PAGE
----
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The Sun Magazine

Contributors

October 2004

Writers

Eric Anderson is a poet who lives in Elyria, Ohio. He doesn’t own a gun, which is probably a good thing.

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Michelle Cacho-Negrete is a retired social worker living in Wells, Maine, where she leads creative-writing workshops. She has received the Hope Award for creative nonfiction and twice been nominated for a Pushcart Prize.

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Rebecca T. Godwin is the author of the novels Private Parts (Longstreet Press) and Keeper of the House (St. Martin’s Press). Her fiction has appeared in Paris Review, Crescent Review, South Carolina Review, Carve, Epoch, and elsewhere. She lives in Eagle Bridge, New York, and teaches at Bennington College.

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Writer Greg King lives with his family in the Salmon Mountains of northern California.

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Manuel Martinez teaches composition and video-making at Santa Fe Community College in Gainesville, Florida, where he lives with his wife and son. His short stories have appeared in Blackbird, the Quarterly, and Bridge.

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Sy Safransky is editor of The Sun.

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Sparrow is a poet and the founder of the East Village Militia, which hands out free books in front of appliance stores to stop people from buying televisions. He lives in Phoenicia, New York.

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Claude Anshin Thomas went to Vietnam at the age of eighteen and came home a decorated combat veteran. Today he is a monk in the Soto Zen tradition and an active speaker and Zen teacher in the United States and Europe. He is also the founder of the Zaltho Foundation, a nonprofit organization that promotes peace and nonviolence. He lives in Florida.

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Genie Zeiger is a poet and essayist living in Shelburne, Massachusetts. Although her essays have appeared in The Sun for more than ten years, this is the first time we’ve published her poetry. Her upcoming book of poems, Radio Waves, is due out from White Pine Press in 2005.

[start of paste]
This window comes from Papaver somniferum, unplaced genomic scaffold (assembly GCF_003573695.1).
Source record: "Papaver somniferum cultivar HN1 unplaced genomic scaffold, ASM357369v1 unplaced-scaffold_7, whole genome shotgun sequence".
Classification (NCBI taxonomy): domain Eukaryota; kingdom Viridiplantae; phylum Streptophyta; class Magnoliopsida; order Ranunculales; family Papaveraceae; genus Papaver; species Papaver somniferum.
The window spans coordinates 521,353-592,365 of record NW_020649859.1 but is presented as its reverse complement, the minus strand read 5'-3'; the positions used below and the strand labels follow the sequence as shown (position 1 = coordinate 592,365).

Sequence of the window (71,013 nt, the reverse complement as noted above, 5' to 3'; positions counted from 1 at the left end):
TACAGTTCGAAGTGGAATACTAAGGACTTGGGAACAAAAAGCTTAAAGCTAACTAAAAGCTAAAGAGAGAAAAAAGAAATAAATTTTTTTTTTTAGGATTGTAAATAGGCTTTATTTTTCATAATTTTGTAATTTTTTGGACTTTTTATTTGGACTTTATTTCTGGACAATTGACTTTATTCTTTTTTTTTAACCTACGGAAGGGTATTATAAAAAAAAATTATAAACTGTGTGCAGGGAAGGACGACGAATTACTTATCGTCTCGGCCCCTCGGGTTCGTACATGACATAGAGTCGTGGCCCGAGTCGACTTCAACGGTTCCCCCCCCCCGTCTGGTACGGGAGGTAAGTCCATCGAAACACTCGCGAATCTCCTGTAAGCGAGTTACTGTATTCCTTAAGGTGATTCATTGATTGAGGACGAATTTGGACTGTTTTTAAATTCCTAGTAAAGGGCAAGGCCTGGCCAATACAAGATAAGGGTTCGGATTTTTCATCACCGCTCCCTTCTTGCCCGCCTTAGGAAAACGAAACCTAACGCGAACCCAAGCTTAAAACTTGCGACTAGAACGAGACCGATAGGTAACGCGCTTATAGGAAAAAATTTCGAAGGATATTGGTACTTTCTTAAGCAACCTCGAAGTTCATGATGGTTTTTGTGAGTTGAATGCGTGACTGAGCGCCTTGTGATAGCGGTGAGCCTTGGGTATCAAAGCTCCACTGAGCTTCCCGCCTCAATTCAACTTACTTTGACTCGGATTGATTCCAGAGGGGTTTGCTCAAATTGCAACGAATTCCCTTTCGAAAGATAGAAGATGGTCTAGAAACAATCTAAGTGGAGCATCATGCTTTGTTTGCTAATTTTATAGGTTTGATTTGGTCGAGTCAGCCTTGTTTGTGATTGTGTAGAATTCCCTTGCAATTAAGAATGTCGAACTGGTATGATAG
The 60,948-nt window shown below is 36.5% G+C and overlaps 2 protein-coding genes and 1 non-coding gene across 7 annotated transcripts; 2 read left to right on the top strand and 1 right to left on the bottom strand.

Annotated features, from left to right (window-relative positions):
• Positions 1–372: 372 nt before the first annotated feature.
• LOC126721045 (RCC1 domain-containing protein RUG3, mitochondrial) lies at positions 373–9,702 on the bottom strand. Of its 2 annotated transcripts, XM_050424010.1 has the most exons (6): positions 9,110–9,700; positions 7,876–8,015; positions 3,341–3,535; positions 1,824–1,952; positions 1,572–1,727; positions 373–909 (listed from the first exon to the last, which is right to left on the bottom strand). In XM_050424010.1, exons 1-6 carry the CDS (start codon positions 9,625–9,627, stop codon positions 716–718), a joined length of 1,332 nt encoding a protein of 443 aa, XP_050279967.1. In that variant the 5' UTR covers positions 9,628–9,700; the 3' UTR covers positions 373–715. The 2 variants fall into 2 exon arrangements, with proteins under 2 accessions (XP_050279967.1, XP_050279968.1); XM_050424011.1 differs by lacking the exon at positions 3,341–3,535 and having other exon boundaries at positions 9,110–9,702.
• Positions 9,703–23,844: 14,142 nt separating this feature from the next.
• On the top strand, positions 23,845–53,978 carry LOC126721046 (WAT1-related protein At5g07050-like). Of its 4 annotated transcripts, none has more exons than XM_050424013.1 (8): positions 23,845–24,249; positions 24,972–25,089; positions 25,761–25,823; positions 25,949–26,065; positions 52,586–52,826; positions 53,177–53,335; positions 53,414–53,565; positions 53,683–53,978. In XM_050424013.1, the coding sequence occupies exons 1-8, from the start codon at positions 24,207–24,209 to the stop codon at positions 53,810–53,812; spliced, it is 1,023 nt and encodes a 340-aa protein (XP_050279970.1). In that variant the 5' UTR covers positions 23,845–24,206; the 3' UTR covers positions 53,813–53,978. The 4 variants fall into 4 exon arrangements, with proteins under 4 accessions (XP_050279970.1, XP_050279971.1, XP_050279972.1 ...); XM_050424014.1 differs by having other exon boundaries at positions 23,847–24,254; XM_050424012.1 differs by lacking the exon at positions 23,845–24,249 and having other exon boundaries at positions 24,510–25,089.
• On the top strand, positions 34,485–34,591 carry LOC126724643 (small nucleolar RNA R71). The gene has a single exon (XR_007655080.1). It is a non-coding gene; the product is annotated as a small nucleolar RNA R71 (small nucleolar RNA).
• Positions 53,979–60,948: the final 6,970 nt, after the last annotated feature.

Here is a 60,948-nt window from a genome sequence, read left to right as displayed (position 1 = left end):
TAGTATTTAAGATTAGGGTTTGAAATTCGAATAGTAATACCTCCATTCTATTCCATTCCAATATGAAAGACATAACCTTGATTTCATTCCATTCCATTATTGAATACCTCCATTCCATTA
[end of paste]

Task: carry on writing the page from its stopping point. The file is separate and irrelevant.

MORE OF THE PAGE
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Photographers

Donald Brown is a photographer living in Hilo, Hawaii.

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James Carroll is a photographer who lives in New York City.

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Leaf Cervelli is a nomadic photographer, musician, carpenter, self-styled food-gatherer, and environmental activist who currently lives on the West Coast.

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Marshall Clarke is a freelance photographer living in Baltimore, Maryland. With the American Friends Service Committee, he helped create an after-school program that teaches children photography and social justice.

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Martin Fishman is a photographer living in Brooklyn, New York.

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Susie Forrester is a fine-art photographer specializing in weddings and portraits. She lives in Stroudsburg, Pennsylvania, and is currently taking a break from teaching to stay at home with her daughter.

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Kevin Gray is a photographer living in Augusta, Maine.

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Duncan Green took his first photograph in YMCA camp at the age of eleven. He’s currently the staff photographer for the Washington State House of Representatives.

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Lewis Koch has been a documentary photographer for twenty-five years. His most recent project is a web-based exhibit titled “Touchless Automatic Wonder.” He lives in Madison, Wisconsin.

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Karen Morgan is a photographer living in Richmond, Virginia.

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A disabled Vietnam veteran and addict-in-recovery, Dan New calls himself an “artist-survivor.” He lives in Albany, New York, and has been a photographer for more than twenty-five years.

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Richard Robinson is an award-winning photographer based in Charlottesville, Virginia. His work has appeared in Smithsonian, National Geographic Traveler, and the Washington Post Magazine. He has won the Lowell Thomas Gold Award for Travel Photography.

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Linda Smogor is a photographer living in Eugene, Oregon.

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Suzi Q. Varin is a Los Angeles-based photographer who enjoys photographing buildings, food, and weddings.

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Eric Wargo writes, “I am a recent PhD in anthropology, and therefore unemployed.” He lives in Griffin, Georgia, and takes photographs with plastic toy cameras.

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Hiroshi Watanabe is a photographer and former television-commercial producer living in Hollywood, California.

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On The Cover

We don’t know the story behind this month’s cover photo, which photographer Hella Hammid sent to us before her death in 1992. Hammid was born in Germany, taught photography at UCLA, and worked as a freelancer for Life, Ebony, and the New York Times. She contributed to the influential photography book The Family of Man, and her photographs have appeared on the cover of The Sun nineteen times.

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